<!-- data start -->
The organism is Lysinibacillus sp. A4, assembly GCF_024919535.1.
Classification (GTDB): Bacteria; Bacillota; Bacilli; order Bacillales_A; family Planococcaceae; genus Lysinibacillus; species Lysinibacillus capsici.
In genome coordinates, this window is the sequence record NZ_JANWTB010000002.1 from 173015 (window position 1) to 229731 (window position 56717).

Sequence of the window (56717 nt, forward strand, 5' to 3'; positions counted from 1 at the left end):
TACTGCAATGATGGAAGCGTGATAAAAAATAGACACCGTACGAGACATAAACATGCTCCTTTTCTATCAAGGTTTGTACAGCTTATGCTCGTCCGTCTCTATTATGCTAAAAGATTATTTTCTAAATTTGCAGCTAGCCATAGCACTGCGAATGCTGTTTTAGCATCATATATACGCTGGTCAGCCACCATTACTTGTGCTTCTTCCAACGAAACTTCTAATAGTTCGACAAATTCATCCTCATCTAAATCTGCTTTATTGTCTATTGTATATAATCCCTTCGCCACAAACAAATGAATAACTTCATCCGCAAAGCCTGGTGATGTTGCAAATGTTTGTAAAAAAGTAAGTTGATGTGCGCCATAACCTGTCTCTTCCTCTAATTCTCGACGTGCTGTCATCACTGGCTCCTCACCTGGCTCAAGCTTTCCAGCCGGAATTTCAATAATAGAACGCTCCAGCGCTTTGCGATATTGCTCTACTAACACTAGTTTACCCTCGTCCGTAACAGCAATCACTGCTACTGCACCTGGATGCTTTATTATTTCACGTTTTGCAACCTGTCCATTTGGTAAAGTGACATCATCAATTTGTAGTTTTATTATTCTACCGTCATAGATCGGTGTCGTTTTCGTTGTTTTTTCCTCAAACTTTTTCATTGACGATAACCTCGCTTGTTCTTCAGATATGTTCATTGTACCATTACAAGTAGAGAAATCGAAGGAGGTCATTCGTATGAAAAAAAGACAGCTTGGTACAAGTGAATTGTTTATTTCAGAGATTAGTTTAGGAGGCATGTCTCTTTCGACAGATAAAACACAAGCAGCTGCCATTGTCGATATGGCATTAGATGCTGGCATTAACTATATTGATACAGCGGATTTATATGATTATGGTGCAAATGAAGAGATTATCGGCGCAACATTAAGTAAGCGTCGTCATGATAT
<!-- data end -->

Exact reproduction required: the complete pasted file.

The organism is Lysinibacillus sp. A4, assembly GCF_024919535.1.
Classification (GTDB): Bacteria; Bacillota; Bacilli; order Bacillales_A; family Planococcaceae; genus Lysinibacillus; species Lysinibacillus capsici.
In genome coordinates, this window is the sequence record NZ_JANWTB010000002.1 from 173015 (window position 1) to 229731 (window position 56717).

Sequence of the window (56717 nt, forward strand, 5' to 3'; positions counted from 1 at the left end):
TACTGCAATGATGGAAGCGTGATAAAAAATAGACACCGTACGAGACATAAACATGCTCCTTTTCTATCAAGGTTTGTACAGCTTATGCTCGTCCGTCTCTATTATGCTAAAAGATTATTTTCTAAATTTGCAGCTAGCCATAGCACTGCGAATGCTGTTTTAGCATCATATATACGCTGGTCAGCCACCATTACTTGTGCTTCTTCCAACGAAACTTCTAATAGTTCGACAAATTCATCCTCATCTAAATCTGCTTTATTGTCTATTGTATATAATCCCTTCGCCACAAACAAATGAATAACTTCATCCGCAAAGCCTGGTGATGTTGCAAATGTTTGTAAAAAAGTAAGTTGATGTGCGCCATAACCTGTCTCTTCCTCTAATTCTCGACGTGCTGTCATCACTGGCTCCTCACCTGGCTCAAGCTTTCCAGCCGGAATTTCAATAATAGAACGCTCCAGCGCTTTGCGATATTGCTCTACTAACACTAGTTTACCCTCGTCCGTAACAGCAATCACTGCTACTGCACCTGGATGCTTTATTATTTCACGTTTTGCAACCTGTCCATTTGGTAAAGTGACATCATCAATTTGTAGTTTTATTATTCTACCGTCATAGATCGGTGTCGTTTTCGTTGTTTTTTCCTCAAACTTTTTCATTGACGATAACCTCGCTTGTTCTTCAGATATGTTCATTGTACCATTACAAGTAGAGAAATCGAAGGAGGTCATTCGTATGAAAAAAAGACAGCTTGGTACAAGTGAATTGTTTATTTCAGAGATTAGTTTAGGAGGCATGTCTCTTTCGACAGATAAAACACAAGCAGCTGCCATTGTCGATATGGCATTAGATGCTGGCATTAACTATATTGATACAGCGGATTTATATGATTATGGTGCAAATGAAGAGATTATCGGCGCAACATTAAGTAAGCGTCGTCATGATAT